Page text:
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Article Breakdown: How Can Public Authorities Support Co-Production of MTB Trails (Iversen, Kristensen, & Arvidsen, 2023)

Updated: Mar 8

Summary and Application By: Kelsey Johansen


A Group of Mountain Bikers Ride Through A Forest

Article Summary

In this Article Breakdown, I explore the key findings of Iversen, Kristensen, and Arvidsen's (2023) journal article 'How can public authorities support co-production of mountain bike trails?' published in the World Leisure Journal and talk about how their findings, based on research conducted in Denmark, can be applied by trail organizations here in Canada. If you're interested in reading the original academic article, you can access it here.


Iversen, Kristensen, and Arvidsen's (2023) research explores trail building and maintenance in Denmark, which, in the municipalities they studied, typically occurs through co-production, or partnerships, between volunteer organizations and public authorities, such as municipalities, conservation authorities, or land stewardship organizations. As this is often the case in Canada, not just for mountain biking trails, but for many mixed use, pedestrian and motorized trails, their findings about the conditions that lead to favourable partnerships can be applied here, with some modifications to account for differences in local contexts and governance.


Before we dive into their findings, let's take a quick look at what mountain biking trail building looks like in Denmark...


Mountain Bike Trail Building in Denmark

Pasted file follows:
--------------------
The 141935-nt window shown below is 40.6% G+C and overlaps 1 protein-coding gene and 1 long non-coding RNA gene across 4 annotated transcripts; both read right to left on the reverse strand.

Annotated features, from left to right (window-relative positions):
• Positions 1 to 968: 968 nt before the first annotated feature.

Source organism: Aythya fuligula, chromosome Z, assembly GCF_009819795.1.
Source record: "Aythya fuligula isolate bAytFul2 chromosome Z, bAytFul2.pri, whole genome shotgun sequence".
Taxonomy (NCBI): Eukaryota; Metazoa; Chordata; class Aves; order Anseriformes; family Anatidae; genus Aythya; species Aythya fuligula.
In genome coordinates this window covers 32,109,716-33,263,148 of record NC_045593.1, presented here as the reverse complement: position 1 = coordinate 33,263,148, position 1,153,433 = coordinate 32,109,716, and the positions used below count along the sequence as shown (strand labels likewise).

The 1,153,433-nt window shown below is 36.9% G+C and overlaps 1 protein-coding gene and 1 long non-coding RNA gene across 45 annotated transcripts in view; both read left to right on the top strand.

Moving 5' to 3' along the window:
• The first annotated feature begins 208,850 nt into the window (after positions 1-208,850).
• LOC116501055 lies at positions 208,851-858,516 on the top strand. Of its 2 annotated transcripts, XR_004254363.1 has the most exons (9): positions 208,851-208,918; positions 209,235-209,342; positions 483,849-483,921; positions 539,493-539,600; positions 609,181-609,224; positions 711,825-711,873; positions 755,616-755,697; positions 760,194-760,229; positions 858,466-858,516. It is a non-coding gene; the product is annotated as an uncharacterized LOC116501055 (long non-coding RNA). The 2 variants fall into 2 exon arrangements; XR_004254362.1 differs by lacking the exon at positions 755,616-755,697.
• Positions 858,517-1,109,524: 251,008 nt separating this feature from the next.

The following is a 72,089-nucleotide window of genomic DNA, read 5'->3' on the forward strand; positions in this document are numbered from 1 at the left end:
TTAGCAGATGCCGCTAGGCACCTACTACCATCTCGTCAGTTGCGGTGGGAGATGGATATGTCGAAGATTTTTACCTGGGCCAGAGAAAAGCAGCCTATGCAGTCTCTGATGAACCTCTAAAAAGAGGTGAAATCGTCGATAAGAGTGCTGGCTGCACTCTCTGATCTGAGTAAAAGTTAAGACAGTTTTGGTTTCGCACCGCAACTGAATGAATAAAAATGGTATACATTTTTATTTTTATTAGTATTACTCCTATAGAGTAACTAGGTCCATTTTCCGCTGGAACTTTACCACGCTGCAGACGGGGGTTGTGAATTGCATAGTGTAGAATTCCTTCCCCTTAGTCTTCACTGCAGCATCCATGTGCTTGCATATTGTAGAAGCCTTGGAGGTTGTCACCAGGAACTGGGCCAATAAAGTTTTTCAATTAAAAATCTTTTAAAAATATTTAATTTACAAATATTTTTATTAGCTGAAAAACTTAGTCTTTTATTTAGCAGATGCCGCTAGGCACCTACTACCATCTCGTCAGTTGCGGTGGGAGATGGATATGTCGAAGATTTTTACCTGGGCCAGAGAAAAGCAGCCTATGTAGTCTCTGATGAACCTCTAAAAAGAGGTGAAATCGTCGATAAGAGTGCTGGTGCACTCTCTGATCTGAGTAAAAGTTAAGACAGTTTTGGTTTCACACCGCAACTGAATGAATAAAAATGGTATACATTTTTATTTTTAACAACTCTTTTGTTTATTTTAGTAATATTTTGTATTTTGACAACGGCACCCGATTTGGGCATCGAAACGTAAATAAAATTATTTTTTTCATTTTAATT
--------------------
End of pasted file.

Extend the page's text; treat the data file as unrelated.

Around the world, increased interest in trail-based recreation and tourism, including mountain biking, has lead to higher demand for sustainable trail infrastructure (Iversen, Kristensen, & Arvidsen, 2023). In mountain biking, and other trail-based activities, trail organizations must work to balance delivering trails that cater to a growing number of users and trail users' needs, while balancing environmental sustainability and conservation of nature, with minimizing competition over recreational assets and instracture within and between trail, and other recreational, user groups (ibid).


In Denmark, one of the key challenges faced by MTB trail builders is the limited areas suitable for establishing new MTB trails (Iversen, Kristensen, & Arvidsen, 2023). This is because only 15% Denmark's total land area is forest, and only 22% of the forests are owned by the State or by municipalities (ibid). This is further complicated by the presence of a considerable number of cultural monuments, and vulnerable nature areas / natural landscapes (ibid).

Volunteer trail organizations in Denmark, such as those interviewed by Iversen, Kristensen, and Arvidsen (2023), often become involved in trail planning, design, construction and maintenance, when the demand for trails exceeds what can be provided by public authorities and professional trail builders.

For more insights into collaborations between public authorities and professional trail builders, consider reading Newsome, Stender, Annear & Smith's 2016 article on park management responses to mountain bike trail demand in south western Australia.